[sdiy] [OT] Fender Rhodes Pickup Wiring

Michael E Caloroso mec.forumreader at gmail.com
Sat May 14 03:51:56 CEST 2016


As far as noisy Rhodes go, they are sensitive to impedances of inputs.
Too many preamps and DI boxes do not have high enough impedance.  I
got the best tone using a Countryman Type 10 DI box which has an input
impedance of 10M, and the noise dropped way down.

Definitely use the later wiring for pickups.

MC

On 5/12/16, Michael Zacherl <sdiy-mz01 at blauwurf.info> wrote:
> Hi, I just found that I know little to nothing about pick-ups as used on
> guitars and in e-Pianos.
>
> I dug through some papers and found the wiring scheme for a Fender Rhodes
> 73.
>
> On the bottom of page 27 of this PDF
> http://www.synthfool.com/docs/Other_Misc/Rhodes_Servicemanual.pdf (Thanks
> Kevin! R.I.P.)
>
> it says
> "Later, basic voltage output was quadrupled by changing the series/parallel
> arrangement as shown in Figure 10-4.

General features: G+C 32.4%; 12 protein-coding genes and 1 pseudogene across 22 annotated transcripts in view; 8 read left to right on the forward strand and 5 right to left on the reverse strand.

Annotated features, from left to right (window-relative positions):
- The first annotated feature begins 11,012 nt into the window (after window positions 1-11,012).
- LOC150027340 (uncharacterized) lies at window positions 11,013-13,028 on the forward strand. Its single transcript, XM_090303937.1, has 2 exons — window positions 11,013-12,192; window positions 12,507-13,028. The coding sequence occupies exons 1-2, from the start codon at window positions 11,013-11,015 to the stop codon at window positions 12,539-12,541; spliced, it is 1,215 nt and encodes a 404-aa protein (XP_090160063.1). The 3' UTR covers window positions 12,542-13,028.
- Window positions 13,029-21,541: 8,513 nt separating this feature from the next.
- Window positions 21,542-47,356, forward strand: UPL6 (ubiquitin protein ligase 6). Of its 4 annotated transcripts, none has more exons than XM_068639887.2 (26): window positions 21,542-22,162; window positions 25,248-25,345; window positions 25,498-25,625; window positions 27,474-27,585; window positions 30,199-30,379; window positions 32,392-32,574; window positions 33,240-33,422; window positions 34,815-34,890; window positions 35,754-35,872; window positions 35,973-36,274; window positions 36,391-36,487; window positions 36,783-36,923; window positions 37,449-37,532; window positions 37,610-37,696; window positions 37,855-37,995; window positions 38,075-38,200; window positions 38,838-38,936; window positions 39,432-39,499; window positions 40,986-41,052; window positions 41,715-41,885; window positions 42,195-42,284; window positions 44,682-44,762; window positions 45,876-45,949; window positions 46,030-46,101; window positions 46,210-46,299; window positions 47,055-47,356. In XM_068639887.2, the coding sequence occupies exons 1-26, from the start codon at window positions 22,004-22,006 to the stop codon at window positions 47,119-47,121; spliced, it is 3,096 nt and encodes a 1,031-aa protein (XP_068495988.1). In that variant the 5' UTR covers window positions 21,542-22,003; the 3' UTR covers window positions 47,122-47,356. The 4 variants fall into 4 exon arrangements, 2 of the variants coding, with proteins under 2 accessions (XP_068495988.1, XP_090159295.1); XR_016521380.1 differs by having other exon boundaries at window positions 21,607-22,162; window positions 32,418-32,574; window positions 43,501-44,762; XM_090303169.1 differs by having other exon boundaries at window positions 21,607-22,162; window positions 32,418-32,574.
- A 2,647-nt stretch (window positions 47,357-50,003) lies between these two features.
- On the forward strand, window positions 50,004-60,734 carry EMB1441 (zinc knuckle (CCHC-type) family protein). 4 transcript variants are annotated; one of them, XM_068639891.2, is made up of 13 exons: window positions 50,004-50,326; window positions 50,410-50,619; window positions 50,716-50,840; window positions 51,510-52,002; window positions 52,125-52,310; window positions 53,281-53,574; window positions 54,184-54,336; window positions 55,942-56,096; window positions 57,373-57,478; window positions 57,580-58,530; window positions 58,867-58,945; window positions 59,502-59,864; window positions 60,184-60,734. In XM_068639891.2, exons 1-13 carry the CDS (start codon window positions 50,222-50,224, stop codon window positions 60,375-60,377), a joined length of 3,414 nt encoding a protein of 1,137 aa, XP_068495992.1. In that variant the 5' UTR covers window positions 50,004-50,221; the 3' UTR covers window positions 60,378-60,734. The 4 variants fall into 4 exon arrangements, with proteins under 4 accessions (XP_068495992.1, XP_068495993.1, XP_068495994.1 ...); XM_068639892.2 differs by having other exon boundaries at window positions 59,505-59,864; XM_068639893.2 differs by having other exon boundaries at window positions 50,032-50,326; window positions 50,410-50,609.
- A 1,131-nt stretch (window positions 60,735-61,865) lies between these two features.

> This change can be made on any of the older Pianos simply by re-routing the
> bus wires as shown in Figure 10-5. The output impedance then becomes
> approximately 2500 ohms.”
>
> Looking more closely to the change (I’d love to see betters scans, sorry!)
>
> http://www.fenderrhodes.com/org/manual/fig10-3.gif
>
> http://www.fenderrhodes.com/org/manual/fig10-4.gif
>
> I wonder how the summed up output voltage gets this 4x increase?
>
> Also what are the pros/cons of wiring those coils in parallel and/or serial
> configuration?
> I did some experiments with the guts of an abandoned Rhodes and found the
> levels very low and the whole thing very noisy.
>
> BTW, one pick-up has a DC resistance of about 175Ω.
> If I could rewire the pickups completely, what would you recommend?
>
> Thanks, Michael.
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